High school must not have been an easy ride for Lady Gaga, the pop avatar who these days seems to be everywhere at once. And who didn’t manage to stand still much in D.C. either during a sell-out performance Tuesday at the Verizon Center.
By John Arundel
“Don’t let anyone torment you or dress you down!” Gaga exhorted the fans she affectionately calls her Little Monsters. “High school kids are mean and the other kids will call you a freak…Let go of your insecurities and be a superstar!”
The professed teenage pariah has said in interviews that she felt tormented in high school, where the rich students laid into her with mean-spirited jabs and the other kids dismissed her as a freak.
Gaga still wants none of the high school antics, indeed stopping her concert at one point and imploring two young ruffians to break up a stadium-floor fight which erupted while performing her mega-hit “Monster.”
“Stop fighting…do not fight at this show,” she said after stopping the song dead in its tracks. “I’m sorry, I just don’t want you to fight…Only fake monster fighting, okay?”
At 24, the Queen of Pop appears to have laid waste to her high school years, enthusiastically embracing the misfits who make up a large swath of her fan base.
The outreach included making time between spellbinding song sets and elaborate latex-laden dance numbers to praise the Freaks and Little Monsters who have helped propel her career into pop supernova. She sang happy birthday to a 15-year-old, and later randomly cell-phoned a fan in the audience to invite him backstage for a sweet kiss after the show.
“I hear they have some pretty big cats here in D.C.,” Lady Gaga mused. “But you don’t have to be rich to be a D.C. star. I’ve locked the doors to the outside…The Monster Ball will set you free, D.C.”
Gaga said that if she were walking through an airport, she’d never dare to deny a fan her autograph. “I will never say no to you,” she vowed. “Everything I am is because of you.”
The P.R. provided by a customer-friendly songstress appears to have only further fueled her popularity and CD sales.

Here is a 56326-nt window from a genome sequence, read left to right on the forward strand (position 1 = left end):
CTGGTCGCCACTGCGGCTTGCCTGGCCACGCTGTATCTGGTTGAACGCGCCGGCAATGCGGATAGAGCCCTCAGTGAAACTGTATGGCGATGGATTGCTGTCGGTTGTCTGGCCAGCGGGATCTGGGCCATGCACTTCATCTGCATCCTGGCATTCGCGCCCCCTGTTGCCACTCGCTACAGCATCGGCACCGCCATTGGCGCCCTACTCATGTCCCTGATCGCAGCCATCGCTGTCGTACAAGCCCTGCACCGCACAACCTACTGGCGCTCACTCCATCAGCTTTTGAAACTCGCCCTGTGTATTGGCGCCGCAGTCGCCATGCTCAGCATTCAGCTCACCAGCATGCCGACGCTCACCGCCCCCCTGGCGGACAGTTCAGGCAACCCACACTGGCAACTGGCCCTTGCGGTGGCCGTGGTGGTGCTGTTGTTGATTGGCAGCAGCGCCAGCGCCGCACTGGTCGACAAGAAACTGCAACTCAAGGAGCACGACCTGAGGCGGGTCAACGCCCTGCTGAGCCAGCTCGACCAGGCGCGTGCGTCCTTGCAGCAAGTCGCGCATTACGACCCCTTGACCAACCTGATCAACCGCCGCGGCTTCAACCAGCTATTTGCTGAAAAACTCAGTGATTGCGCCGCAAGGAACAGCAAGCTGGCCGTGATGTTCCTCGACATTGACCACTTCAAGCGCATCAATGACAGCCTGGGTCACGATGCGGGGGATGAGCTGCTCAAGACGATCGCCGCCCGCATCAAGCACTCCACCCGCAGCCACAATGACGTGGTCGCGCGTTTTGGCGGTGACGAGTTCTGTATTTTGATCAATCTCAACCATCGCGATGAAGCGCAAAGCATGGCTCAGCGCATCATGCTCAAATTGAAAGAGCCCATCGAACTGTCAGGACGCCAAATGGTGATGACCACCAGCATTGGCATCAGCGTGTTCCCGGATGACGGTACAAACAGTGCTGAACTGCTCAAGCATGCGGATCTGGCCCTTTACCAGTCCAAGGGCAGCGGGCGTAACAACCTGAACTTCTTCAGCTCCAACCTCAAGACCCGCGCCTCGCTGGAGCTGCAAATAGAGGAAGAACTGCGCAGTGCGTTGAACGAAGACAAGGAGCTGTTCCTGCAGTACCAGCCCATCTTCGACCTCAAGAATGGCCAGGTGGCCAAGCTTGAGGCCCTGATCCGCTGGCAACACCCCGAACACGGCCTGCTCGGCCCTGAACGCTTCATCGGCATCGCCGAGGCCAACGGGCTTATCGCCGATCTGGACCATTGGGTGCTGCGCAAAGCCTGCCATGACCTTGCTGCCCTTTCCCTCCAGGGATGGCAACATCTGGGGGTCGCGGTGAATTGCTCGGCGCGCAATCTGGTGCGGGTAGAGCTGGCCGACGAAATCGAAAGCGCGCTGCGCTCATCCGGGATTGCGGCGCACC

Take note, Madonna.
In August alone, Gaga posed on the cover of Vanity Fair and received a record 13 nominations for MTV’s Video Music Awards. She released a third album, “The Remix” of hits from her blockbuster debut “The Fame,” and her followup CD, “The Fame Monster.”
Her D.C. performance was daring and imaginative. Gaga weaved in and out of her biggest hits like “Poker Face,” Bad Romance,” “Telephone” and “Alejandro” with a clean, studio-quality performance. This, between seven costume changes (with no intermission) and prancing about energetically with a dozen like-minded dancers trailing in her wake.
“I’m singing everything myself tonight…no audio backup,” she boasted, which may have been a subtle jab at Madonna, whose last Verizon Center performance suffered a glitch which revealed she had been lip-synching.
That may be, but Gaga is still no match for Madonna in the dance department. Both clearly care as much about creating performance arts as producing hits, but Gaga is still a babe compared to Madonna. This being Washington, Gaga inflicted her audience with a heavy dose of politics, as would be expected with any concert held equi-distant from The White House and Capitol Hill.
“What if we all just marched out of here and went right over to the White House?” she mused at one point, waving a disco light wand menacingly into the audience. “We can celebrate gay pride and have a sweaty good time!”
Earlier in the day, Lady Gaga spoke of meeting a Lesbian soldier wounded in combat and then tossed out of the military, and a gay cadet from West Point who lost her scholarship because of her sexual orientation.
“I’m not just going to prance around in gold underwear,” she said. “This really means something to me.”
A portion of the night’s proceeds, about $20,000 from concert sponsor Virgin Mobile, was being earmarked to the Social Defense Legal Network, which assists homeless LGBT teens asked by their parents to leave home.
“You can’t help it, you were born that way,” she exclaimed. “I just get really angry.”